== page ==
Updated 24 June 2015

Your doctor could be high, warns professor

There should be greater drug monitoring of health practitioners, including pilots, says Professor Solomon Rataemane.

Johannesburg - There should be greater drug monitoring of people such as pilots, doctors and other health practitioners, according to a professor in psychiatry.

Professor Solomon Rataemane, head of psychiatry at the George Mukhari Hospital in Ga-Rankuwa, was speaking at a two-day conference on the complexities of dagga and drug use in the context of possibly legalising it for medicinal use in South Africa.

"You don't know how many of the doctors you consult are high on something whenever you come to see them," said Rataemane.

He said a pilot might think it is okay to use drugs because he is only flying in 10 days. "Seven days later they are still under some influence."

Road accidents

Dagga use should also be considered as a factor in road accidents, said Rataemane, as a debate raged over why 249 people died in road accidents over the Easter weekend.

He took delegates through how dagga worked and how people consumed it - smoking, brewed, cooked.

Rataemane noted that there was research showing that dagga could be used to stop nausea, cut down on seizures, muscle stiffness, migraine and cancer.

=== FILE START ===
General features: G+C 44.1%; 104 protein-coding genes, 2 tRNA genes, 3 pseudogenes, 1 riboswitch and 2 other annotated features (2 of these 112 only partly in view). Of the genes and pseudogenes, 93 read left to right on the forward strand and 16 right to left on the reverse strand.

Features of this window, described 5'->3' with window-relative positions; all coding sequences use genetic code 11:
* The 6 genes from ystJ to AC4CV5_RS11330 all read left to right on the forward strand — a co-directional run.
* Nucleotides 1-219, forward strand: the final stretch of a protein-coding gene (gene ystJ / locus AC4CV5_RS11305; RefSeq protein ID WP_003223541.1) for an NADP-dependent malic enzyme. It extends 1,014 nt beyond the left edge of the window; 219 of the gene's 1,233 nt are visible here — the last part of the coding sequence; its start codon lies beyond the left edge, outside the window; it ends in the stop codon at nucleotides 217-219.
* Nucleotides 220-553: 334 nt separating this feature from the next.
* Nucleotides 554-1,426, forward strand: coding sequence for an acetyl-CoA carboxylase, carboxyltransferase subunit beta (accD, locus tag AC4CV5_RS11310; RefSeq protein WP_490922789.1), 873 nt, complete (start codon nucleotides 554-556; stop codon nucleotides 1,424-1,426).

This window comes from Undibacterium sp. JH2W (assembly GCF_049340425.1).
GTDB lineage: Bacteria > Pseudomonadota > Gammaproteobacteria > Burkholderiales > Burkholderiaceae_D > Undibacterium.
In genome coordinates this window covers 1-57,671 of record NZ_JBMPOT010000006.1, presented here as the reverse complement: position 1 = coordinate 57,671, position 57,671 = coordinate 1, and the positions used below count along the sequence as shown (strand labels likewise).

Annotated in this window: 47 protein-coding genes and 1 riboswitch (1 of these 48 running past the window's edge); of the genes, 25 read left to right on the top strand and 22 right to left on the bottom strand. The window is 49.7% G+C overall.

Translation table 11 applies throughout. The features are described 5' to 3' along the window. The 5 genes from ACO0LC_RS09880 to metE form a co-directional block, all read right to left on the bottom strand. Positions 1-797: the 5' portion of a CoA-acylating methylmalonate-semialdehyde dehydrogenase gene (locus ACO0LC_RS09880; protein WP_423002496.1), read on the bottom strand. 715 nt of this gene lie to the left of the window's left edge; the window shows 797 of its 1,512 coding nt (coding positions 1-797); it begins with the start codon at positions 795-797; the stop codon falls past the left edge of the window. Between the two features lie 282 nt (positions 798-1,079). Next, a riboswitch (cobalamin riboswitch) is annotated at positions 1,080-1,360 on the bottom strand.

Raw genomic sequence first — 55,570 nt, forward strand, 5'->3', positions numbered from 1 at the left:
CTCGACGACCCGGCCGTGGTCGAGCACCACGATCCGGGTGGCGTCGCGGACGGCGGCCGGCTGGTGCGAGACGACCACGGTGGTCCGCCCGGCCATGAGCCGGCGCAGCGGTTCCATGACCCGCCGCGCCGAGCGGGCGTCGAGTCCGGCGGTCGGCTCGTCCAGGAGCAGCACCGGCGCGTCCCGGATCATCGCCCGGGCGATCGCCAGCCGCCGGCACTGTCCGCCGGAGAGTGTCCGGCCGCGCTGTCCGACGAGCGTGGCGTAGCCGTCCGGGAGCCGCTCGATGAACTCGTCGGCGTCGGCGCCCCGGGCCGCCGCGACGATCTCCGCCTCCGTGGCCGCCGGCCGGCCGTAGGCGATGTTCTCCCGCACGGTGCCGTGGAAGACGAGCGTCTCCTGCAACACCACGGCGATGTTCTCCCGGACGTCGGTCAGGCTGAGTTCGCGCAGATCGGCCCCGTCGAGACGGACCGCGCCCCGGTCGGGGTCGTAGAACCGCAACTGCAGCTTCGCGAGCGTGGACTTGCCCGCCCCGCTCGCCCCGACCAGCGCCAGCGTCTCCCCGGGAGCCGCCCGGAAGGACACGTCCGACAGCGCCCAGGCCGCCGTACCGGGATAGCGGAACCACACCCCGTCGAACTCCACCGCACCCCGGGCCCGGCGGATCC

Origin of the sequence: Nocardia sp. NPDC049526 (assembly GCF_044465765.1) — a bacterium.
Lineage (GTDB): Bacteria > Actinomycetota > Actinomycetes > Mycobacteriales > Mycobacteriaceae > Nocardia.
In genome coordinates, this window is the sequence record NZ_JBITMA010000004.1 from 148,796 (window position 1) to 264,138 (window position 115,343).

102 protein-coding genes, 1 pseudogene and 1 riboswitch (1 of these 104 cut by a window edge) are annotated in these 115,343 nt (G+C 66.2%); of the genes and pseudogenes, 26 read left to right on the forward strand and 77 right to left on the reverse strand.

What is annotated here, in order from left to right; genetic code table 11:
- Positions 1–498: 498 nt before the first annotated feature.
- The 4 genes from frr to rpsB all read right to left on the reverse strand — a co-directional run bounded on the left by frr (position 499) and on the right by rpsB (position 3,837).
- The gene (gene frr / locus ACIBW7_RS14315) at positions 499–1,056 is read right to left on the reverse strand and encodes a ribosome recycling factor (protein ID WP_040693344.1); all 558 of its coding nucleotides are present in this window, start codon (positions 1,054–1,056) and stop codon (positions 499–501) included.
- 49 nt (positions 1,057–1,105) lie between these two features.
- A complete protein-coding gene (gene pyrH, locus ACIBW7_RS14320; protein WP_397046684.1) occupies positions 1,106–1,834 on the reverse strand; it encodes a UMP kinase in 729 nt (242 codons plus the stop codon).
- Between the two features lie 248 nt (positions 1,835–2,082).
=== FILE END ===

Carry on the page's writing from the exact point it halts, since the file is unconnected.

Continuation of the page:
But this was using very small regulated amounts of Tetrahydrocannabinol (THC), which is active chemical in cannabis, provided by doctors certified to prescribe it.

The Federal Drug Agency in the US had already approved two drugs that included ingredients found in dagga.

People use tiny regulated concentrations of Cannabidiol, a cannabis extract for health for relief and some research has suggested that it may be helpful but "it doesn't cause you to get high", he said.

"I think scientists have to continue to help us isolate cannabinoids because some are toxic."

A history of drug use

Rataemane said between 40 to 60 percent of the young patients admitted to the psychiatric ward had a history of dagga and drug use included in their admission assessments.

They suffered from mood changes, paranoia, delusions, but after about three days, when the drugs started wearing off, were feeling much better and wanted to go home.

Studies have found that long term dagga smoking is associated with a drop in IQ, impairments in memory and in some cases schizophrenia, he told delegates. It was also associated with lung and throat cancer.

Inkatha Freedom Party MP Mario Ambrosini tabled the medical innovation bill as he battled terminal lung cancer to start a debate over cannabis for medicinal purposes. He died in 2014, but the discussions on Thursday formed part of information gathering and debate on the controversial subject.

"We don't have enough studies in this country but I think we do have a direction in terms of the bill," Rataemane.

Also read:

Is there a place for dagga in medicine?

Casual marijuana use linked to changes in brain

Legalising marijuana cuts drug overdose deaths


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